· Suppression/partial suppression of directors’ and PSCs’ day of birth from the full date of birth information – an attempt to counter identity theft. However, this will not apply where a full date of birth was furnished prior to 26th March 2015 – before the new rules came into force or, where the company elects to have its register of directors and PSCs held centrally.

· Accelerated strike-off and dissolution regime – the timescales for removing defunct companies from the public will now be expedited.

WHAT NEXT?

The implementation plan published by the Department for Business, Innovation and Skills (BIS) indicates a phased process, commencing immediately, through to April 2016.

· First, is the abolition of bearer shares and the commencement of a nine month surrender/conversion period.

· Next, the abolition of corporate directors, powers to rectify inaccurate/unauthorised use of register address; provisions relating to disputes of directors appointments and expedited strike-off and dissolution regime are expected to come into force in October 2015.

· The implementation of the requirements in relation to obtaining information and PSCs and keeping of the relevant register are expected in January 2016.

· Lastly, provisions relating to the statement of capital; confirmation statement (in place of annual return); filing PSCs information at Companies House and election by private companies to maintain information on the Central Register are expected to come into force in April 2016.

Comment:

The New Act has implications for various existing legislation – notably, the CA 2006, CDDA 1986 and the Insolvency Act 1986, in relation to companies and directors.  There will be a need for various secondary legislation in order to fully implement a number of the provisions, where the New Act grants the Secretary of State the power to make such regulations.

As quite a few companies already obtain information in relation to a beneficial ownership in compliance with existing Anti-Money Laundering (AML) regulations, it may not be too big a leap to record such information in a new register – PSC register. However, the requirement may highlight the difference and issue between obtaining the data for AML compliance purposes and the actual maintenance of a dedicated register.

On the face of it, the prospect of maintaining a Central Register at Companies House appears appealing as it takes the burden off the company and its officers in a sense. However, the information on the Central Register is only as good as the data maintained by a company provided to the Registrar. So, from a house-keeping perspective, it would still be prudent for companies to maintain records of events/transactions as they occur in order to monitor the changes to the relevant information in the intervals between filing. Such records would also be good back-up/reference material and ensure that the information on the Central Register is as current as  possible.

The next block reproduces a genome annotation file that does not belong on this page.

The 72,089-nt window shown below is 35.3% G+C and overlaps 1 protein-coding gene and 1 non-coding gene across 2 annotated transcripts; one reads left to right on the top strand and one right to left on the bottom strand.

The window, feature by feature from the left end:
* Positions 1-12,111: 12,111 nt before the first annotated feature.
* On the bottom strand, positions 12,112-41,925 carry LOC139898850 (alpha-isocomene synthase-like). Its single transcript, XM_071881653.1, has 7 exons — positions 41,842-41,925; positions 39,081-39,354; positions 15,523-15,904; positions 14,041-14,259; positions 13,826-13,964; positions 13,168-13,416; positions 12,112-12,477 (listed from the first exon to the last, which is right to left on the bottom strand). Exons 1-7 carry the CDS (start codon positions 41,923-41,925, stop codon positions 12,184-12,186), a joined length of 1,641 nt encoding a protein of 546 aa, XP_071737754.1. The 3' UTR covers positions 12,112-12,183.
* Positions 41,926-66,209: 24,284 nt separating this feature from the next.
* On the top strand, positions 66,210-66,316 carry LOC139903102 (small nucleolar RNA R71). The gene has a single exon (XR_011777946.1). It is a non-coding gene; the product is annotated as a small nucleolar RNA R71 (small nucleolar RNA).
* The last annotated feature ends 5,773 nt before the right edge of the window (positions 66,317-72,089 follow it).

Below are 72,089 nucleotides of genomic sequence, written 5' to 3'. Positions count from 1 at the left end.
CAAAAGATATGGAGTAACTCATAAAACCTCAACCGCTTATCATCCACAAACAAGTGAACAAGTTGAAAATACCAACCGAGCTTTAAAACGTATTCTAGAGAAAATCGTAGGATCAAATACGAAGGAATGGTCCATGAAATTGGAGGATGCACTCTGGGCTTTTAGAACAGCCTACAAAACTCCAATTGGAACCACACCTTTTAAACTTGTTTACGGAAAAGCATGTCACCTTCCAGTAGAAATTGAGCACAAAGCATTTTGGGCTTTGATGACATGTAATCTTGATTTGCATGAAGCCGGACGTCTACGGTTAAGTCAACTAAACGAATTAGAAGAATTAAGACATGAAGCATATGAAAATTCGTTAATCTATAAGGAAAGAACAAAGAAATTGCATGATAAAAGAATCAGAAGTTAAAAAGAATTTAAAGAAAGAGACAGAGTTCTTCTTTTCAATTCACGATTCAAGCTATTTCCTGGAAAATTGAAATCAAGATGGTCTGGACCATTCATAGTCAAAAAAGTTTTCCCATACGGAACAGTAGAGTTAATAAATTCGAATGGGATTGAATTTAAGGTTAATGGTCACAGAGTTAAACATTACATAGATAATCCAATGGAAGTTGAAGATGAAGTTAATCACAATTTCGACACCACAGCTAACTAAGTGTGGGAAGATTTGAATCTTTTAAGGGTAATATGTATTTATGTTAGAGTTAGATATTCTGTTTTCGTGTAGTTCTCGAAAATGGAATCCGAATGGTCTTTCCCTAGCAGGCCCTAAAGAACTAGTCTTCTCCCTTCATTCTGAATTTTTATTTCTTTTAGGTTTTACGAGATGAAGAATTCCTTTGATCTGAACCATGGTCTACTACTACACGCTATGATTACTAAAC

The simplification of the processes for removing an unauthorised registered office address from the register and, for a director to apply for the removal of material about himself where he has not consented to act or his appointment is in dispute would be very helpful, particularly to providers of registered office address services.

Overall, it remains to be seen how the new provisions work in practice.

(a) The Company and Business Names (Miscellaneous Provisions) Regulations 2009 (S.I. 2009/1085); (b) The Company, Limited Liability Partnership and Business Names (Miscellaneous Provisions) (Amendment) Regulation 2009 (S.I. 2009/2404); (c) The Company, Limited Liability and Business Names (Public Authorities) Regulations 2009 (S.I. 2009/2982); (d) The Companies (Trading Disclosures) Regulations 2008 (S.I. 2008/495); and (e) The Companies (Trading Disclosures) (Amendments) Regulations 2009 (S.I. 2009/2615).
(a) European Economic Interest Grouping Regulations 1989 (S.I. 1989/638); (b) The Transport Act 2000, s.56 (5)  (as amended); (c) Schedule to the Enterprise Act 2002 (Part 8 Domestic Infringements) Order 2003 (S.I. 2003/1593); (d) the Registrar of Companies and Application for Striking Off Regulations 2009 (S.I. 2009/1803); and  (e) Paragraph 1 of Schedule 6 to the Investment Bank Special Administration Regulations 2011 (S.I. 2011/245).

 

 

 

 

 

Contact the Author

Fola Sanu

Gordon Dadds